5 racially charged self-defense cases that echo Zimmerman
The acquittal of George Zimmerman in the murder of 17-year-old Trayvon Martin has ignited a national conversation about race and the criminal justice system in the United States. It has also brought badly needed attention to the uneven application of self-defense laws across race and gender.
But while the tragic death of Trayvon -- and fraught Zimmerman trial -- garnered national attention, far too many cases that reveal deep cracks and prejudices in our society and system go unnoticed.
Here, a roundup of five cases -- some of which are still being argued in court -- that you may have missed:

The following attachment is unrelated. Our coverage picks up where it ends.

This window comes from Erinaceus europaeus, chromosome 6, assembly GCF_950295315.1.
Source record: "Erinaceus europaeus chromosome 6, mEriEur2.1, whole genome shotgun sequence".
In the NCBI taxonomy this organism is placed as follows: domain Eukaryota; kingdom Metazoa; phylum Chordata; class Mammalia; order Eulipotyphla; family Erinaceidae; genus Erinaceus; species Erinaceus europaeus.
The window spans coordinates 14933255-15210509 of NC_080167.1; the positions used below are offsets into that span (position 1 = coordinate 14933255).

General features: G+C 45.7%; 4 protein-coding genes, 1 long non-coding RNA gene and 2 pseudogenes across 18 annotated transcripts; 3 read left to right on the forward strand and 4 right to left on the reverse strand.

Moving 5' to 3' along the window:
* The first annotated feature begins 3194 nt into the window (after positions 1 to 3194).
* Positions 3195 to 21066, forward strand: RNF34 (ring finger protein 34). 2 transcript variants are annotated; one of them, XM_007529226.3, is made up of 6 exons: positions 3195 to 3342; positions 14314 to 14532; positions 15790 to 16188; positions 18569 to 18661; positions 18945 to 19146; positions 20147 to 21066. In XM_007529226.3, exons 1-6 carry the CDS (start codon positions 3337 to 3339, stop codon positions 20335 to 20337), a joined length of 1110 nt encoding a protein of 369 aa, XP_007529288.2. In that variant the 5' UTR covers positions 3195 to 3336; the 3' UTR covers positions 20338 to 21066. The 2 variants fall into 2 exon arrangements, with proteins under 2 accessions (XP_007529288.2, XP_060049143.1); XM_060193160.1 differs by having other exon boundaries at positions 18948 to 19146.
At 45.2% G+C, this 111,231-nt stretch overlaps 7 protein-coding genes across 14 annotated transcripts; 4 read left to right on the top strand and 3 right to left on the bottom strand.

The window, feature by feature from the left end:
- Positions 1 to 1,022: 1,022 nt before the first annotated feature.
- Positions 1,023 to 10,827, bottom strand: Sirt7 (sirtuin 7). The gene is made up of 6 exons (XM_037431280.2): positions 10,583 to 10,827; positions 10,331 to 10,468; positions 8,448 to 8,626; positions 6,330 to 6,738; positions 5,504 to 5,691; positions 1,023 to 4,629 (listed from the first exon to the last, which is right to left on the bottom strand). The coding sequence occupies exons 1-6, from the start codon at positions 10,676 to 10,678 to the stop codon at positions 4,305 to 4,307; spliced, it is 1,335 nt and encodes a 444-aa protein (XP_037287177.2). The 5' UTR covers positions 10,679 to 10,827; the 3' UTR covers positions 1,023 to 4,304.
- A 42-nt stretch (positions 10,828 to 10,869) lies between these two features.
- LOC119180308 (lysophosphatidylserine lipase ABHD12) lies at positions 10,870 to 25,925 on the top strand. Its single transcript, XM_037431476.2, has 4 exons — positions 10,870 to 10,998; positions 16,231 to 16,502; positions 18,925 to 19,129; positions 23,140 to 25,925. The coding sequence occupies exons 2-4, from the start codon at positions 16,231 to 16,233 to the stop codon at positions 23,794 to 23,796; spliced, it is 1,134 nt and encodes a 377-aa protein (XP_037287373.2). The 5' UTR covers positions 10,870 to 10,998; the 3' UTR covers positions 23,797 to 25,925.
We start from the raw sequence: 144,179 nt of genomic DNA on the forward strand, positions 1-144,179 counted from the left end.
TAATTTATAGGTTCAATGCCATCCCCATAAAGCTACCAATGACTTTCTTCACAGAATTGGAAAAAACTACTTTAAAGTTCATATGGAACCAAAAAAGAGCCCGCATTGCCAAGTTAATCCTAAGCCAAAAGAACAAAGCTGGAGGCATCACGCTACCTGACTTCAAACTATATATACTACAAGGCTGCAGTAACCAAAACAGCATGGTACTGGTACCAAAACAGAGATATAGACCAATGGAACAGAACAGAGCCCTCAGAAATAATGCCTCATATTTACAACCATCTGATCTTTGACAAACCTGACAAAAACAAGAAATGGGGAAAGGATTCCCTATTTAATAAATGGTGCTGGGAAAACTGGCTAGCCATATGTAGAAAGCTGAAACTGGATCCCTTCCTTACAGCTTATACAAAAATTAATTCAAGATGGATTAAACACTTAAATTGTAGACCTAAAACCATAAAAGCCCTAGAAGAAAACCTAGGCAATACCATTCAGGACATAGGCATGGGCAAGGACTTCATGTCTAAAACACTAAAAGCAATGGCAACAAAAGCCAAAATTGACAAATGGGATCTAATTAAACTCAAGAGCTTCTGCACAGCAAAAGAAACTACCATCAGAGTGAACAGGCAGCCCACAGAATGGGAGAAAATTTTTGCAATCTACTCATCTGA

Invoking Florida's "Stand Your Ground" law did little to protect Marissa Alexander, a 31-year-old African-American mother of three, who was sentenced to 20 years in prison after she fired a warning shot to ward off her husband during a domestic violence incident. Alexander, who had a protective order out against her husband, aimed her shot at the ceiling, injuring no one.